This idea of making deep drawers for stock pots and pans we copied from my aunt's house, because I was tired of getting down on my knees and sticking my head into a mess of pots and recycled yogurt containers in order to find the right thing.

And toe kick drawers that sort of disappear when they are closed make a good spot for placemats and table cloths.

We got rid of so much stuff once we pulled it all out. Things like my Grandma's old bundt pan, because no one really likes cake without icing, also, the apple-corer-peeler-slicer because it was obnoxious, lots of dumb coffee mugs, anything broken, etc.

Here are the three main cases for the lower cabinets before they were installed:

In the lower left corner you can see the stack of oak flooring before it was laid.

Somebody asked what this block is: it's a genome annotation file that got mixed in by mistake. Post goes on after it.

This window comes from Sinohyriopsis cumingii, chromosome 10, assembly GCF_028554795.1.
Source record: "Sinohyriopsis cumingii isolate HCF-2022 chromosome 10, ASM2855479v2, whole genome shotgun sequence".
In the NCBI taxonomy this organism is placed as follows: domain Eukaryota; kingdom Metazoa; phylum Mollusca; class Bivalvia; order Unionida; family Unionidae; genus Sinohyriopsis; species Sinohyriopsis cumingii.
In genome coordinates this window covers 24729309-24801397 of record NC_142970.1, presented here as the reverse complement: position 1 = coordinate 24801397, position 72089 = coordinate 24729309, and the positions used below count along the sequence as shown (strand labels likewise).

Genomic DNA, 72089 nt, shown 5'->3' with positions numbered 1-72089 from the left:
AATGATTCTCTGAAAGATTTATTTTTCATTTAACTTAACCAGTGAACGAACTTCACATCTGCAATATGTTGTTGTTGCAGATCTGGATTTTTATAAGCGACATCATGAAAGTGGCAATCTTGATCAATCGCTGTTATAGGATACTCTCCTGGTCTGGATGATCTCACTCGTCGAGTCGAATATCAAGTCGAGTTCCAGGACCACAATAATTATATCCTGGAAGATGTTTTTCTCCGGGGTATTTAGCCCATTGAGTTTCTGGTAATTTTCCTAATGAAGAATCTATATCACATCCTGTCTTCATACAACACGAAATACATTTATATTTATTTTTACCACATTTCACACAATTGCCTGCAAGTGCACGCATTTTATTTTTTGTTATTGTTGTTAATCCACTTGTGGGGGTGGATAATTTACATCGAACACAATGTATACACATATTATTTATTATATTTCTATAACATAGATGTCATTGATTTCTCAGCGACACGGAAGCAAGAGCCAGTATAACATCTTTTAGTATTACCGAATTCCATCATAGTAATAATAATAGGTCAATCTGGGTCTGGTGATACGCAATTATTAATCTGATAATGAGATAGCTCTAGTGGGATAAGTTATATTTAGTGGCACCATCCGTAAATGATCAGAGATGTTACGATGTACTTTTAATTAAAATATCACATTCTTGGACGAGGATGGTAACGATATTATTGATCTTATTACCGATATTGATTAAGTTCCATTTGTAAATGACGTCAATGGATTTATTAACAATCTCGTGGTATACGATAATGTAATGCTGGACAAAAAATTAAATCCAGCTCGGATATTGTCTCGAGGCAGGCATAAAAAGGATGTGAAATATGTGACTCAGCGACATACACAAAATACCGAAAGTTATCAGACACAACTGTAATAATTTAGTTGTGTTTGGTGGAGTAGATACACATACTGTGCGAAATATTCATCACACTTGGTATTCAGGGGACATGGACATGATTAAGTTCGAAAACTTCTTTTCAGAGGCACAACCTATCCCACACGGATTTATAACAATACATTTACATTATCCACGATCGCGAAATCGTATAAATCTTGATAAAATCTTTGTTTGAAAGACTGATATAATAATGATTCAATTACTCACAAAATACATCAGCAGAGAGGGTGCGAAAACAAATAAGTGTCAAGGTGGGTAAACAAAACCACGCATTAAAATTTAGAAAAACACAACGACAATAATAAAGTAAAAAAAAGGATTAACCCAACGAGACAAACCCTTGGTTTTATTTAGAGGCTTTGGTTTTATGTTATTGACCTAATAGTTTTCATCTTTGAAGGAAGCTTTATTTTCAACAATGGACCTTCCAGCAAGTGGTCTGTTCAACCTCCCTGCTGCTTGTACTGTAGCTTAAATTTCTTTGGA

The sink cabinet.

flush mounting the doors on the corner cabinet

People kept telling us that the cabinets wouldn't match if the uppers and lowers were two different colors. We disagree. It needed to be lighter, but not where the kids could reach it, because then it would always be dirty.

Apprentice, putting adhesive on the baseboards.

researching plumbing to install the sink we go...



We added some can lights, and under-cabinet lighting.

I bought the chandelier for 12 dollars at Value World. So it's "new" too.

Our major expenditures were the sink, the hardware and the countertops, which are soapstone, but without a major cost on the cabinets and floors....we splurged.

It also cost an ounce of flesh.

(Squeamish people should look away right now)